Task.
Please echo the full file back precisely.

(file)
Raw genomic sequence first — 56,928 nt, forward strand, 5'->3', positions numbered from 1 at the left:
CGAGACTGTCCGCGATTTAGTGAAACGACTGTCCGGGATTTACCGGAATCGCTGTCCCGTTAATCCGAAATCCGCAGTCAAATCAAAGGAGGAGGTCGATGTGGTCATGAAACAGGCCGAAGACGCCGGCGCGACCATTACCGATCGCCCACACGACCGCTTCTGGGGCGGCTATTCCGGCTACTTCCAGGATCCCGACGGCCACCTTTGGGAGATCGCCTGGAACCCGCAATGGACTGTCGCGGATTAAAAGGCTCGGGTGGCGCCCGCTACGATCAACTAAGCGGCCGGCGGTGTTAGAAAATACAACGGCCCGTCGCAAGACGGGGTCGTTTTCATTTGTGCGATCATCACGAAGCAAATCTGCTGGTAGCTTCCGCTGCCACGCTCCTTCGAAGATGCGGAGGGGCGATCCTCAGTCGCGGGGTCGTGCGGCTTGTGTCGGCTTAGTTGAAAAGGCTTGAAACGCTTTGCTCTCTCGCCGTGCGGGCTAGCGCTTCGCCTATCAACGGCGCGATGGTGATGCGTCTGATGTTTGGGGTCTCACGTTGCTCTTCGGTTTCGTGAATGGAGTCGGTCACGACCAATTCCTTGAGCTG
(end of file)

Raw genomic sequence first — 56,928 nt, forward strand, 5'->3', positions numbered from 1 at the left:
CGAGACTGTCCGCGATTTAGTGAAACGACTGTCCGGGATTTACCGGAATCGCTGTCCCGTTAATCCGAAATCCGCAGTCAAATCAAAGGAGGAGGTCGATGTGGTCATGAAACAGGCCGAAGACGCCGGCGCGACCATTACCGATCGCCCACACGACCGCTTCTGGGGCGGCTATTCCGGCTACTTCCAGGATCCCGACGGCCACCTTTGGGAGATCGCCTGGAACCCGCAATGGACTGTCGCGGATTAAAAGGCTCGGGTGGCGCCCGCTACGATCAACTAAGCGGCCGGCGGTGTTAGAAAATACAACGGCCCGTCGCAAGACGGGGTCGTTTTCATTTGTGCGATCATCACGAAGCAAATCTGCTGGTAGCTTCCGCTGCCACGCTCCTTCGAAGATGCGGAGGGGCGATCCTCAGTCGCGGGGTCGTGCGGCTTGTGTCGGCTTAGTTGAAAAGGCTTGAAACGCTTTGCTCTCTCGCCGTGCGGGCTAGCGCTTCGCCTATCAACGGCGCGATGGTGATGCGTCTGATGTTTGGGGTCTCACGTTGCTCTTCGGTTTCGTGAATGGAGTCGGTCACGACCAATTCCTTGAGCTG